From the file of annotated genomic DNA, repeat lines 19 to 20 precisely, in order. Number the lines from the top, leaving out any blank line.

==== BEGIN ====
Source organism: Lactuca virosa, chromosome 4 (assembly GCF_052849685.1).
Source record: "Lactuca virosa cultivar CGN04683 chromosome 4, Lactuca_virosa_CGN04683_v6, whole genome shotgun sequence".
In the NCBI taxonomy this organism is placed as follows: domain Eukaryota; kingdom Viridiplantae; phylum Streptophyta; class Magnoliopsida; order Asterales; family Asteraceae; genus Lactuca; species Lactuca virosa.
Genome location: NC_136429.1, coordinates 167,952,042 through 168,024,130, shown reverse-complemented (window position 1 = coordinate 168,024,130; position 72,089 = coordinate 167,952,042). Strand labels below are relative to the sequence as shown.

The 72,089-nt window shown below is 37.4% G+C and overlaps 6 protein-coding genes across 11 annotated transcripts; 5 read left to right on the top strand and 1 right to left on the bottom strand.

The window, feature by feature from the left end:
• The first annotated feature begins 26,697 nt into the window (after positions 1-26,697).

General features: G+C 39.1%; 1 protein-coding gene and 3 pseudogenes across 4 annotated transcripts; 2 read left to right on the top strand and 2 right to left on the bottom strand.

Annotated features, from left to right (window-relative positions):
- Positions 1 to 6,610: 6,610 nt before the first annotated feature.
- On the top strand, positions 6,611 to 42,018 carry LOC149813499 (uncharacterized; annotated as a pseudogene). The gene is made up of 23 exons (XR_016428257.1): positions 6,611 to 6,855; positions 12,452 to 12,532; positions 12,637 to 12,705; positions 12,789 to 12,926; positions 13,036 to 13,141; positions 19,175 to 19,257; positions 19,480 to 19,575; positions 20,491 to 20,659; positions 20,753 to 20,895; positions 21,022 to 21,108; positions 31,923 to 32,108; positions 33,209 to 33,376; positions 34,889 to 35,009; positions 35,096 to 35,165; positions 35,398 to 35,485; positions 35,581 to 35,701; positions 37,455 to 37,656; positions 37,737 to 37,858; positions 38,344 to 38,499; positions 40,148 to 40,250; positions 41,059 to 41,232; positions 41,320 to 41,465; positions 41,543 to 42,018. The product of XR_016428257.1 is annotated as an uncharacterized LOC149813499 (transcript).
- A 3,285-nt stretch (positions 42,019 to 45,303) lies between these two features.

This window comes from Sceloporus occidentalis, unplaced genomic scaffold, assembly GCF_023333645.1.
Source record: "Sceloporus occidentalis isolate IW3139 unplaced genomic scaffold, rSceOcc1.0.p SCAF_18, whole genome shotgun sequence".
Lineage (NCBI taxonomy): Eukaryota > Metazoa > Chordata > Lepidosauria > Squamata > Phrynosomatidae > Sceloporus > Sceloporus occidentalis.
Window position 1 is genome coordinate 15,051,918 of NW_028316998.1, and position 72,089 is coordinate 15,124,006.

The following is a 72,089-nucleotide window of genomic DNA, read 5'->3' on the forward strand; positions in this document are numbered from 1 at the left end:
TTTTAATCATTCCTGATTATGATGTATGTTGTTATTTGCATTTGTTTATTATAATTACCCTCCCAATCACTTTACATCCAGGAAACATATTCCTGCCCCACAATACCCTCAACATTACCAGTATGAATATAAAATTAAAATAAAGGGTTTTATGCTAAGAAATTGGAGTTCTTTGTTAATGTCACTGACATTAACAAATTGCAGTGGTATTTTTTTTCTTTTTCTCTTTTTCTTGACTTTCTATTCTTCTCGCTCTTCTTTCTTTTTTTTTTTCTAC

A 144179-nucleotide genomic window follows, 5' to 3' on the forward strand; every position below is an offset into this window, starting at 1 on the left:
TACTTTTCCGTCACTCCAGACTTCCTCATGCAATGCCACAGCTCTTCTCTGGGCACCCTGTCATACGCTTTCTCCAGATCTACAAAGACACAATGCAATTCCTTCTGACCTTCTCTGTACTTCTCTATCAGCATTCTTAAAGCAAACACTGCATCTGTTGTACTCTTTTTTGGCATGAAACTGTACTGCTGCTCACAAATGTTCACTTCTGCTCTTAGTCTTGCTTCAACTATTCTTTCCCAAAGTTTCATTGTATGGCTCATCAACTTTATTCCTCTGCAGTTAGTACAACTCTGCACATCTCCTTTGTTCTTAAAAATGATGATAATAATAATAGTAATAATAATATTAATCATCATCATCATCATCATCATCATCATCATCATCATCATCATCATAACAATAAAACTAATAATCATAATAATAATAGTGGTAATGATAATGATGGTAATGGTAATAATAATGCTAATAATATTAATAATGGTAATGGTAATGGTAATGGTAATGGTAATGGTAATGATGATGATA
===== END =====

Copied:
A 144179-nucleotide genomic window follows, 5' to 3' on the forward strand; every position below is an offset into this window, starting at 1 on the left:
TACTTTTCCGTCACTCCAGACTTCCTCATGCAATGCCACAGCTCTTCTCTGGGCACCCTGTCATACGCTTTCTCCAGATCTACAAAGACACAATGCAATTCCTTCTGACCTTCTCTGTACTTCTCTATCAGCATTCTTAAAGCAAACACTGCATCTGTTGTACTCTTTTTTGGCATGAAACTGTACTGCTGCTCACAAATGTTCACTTCTGCTCTTAGTCTTGCTTCAACTATTCTTTCCCAAAGTTTCATTGTATGGCTCATCAACTTTATTCCTCTGCAGTTAGTACAACTCTGCACATCTCCTTTGTTCTTAAAAATGATGATAATAATAATAGTAATAATAATATTAATCATCATCATCATCATCATCATCATCATCATCATCATCATCATCATAACAATAAAACTAATAATCATAATAATAATAGTGGTAATGATAATGATGGTAATGGTAATAATAATGCTAATAATATTAATAATGGTAATGGTAATGGTAATGGTAATGGTAATGGTAATGATGATGATA